I stumbled upon this video posted by UNILAD on Facebook. The statements reminded me of what I have been studying about curriculum, assessment and the education system here in the Philippines.
The video hit major points or areas in the education system with the accusation of the “crime”, educational malpractice.
First, there has been no change in the school format of education since 150 years ago as presented in the lawyer’s (Prince Ea) exhibit. The format of one teacher in front of dozens of students sitting inside a classroom did not changed in general unlike the upgrading of vehicles and communication devices. He (the lawyer) argued that if things such as cars have been through numerous upgrades to fit the needs of the present or the future, then the education system should have undergone upgrades, too, to improve learning among students.
Second, there was also an attack on curricula used at schools which are formed, in one way or another, by policymakers. This process has a tendency to disregard the uniqueness of school contexts — the students, teachers, school officials, parents and school environment/climate. At present, there are attempts at shifting from solely central-based curriculum to school-based curriculum in countries such as Singapore.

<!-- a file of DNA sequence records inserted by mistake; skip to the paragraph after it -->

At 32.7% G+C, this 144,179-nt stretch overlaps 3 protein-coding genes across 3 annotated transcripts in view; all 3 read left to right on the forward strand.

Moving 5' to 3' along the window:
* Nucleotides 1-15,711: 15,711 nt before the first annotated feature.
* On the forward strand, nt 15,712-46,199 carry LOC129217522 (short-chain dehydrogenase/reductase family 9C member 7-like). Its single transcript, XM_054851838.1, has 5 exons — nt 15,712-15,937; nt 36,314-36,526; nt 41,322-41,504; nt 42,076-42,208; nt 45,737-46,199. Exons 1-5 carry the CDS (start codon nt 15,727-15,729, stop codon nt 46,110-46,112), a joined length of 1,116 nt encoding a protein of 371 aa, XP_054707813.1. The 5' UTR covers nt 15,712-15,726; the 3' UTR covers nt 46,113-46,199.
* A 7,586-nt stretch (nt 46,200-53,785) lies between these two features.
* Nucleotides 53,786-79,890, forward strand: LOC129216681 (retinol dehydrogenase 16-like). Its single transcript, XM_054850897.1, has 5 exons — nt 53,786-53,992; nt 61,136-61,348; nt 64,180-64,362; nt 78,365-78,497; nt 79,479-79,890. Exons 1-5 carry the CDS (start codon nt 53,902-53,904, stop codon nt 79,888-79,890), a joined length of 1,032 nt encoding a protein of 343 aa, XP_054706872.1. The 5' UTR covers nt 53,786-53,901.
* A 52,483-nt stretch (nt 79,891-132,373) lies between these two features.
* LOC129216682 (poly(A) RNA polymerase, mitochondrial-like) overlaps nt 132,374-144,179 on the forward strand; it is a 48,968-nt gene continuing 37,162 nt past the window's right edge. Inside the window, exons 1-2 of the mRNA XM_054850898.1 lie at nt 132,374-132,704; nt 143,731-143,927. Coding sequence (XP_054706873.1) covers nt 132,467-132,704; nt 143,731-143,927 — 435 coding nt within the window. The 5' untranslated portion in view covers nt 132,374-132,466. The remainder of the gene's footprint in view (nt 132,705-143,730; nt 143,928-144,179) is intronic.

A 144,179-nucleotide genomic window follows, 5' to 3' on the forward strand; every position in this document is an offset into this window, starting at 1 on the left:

Third, this video clearly shows the interconnected relationship of learning goals, curriculum, procedures and assessment. It acknowledges that students are diverse; they have various needs and unique learning styles. Standardized tests do not define the intellectual capacity of a student, and implementing the curriculum should not be limiting a student’s learning experience.
The lawyer pointed out other “grievances” or “evidence” of modern schooling as an interference to a person’s education. I believe there is a quote I read on my high school journal stating the same thought:
I have never let my schooling interfere with my education.
It could be Mark Twain or Grant Allen, but nevertheless, they made a point.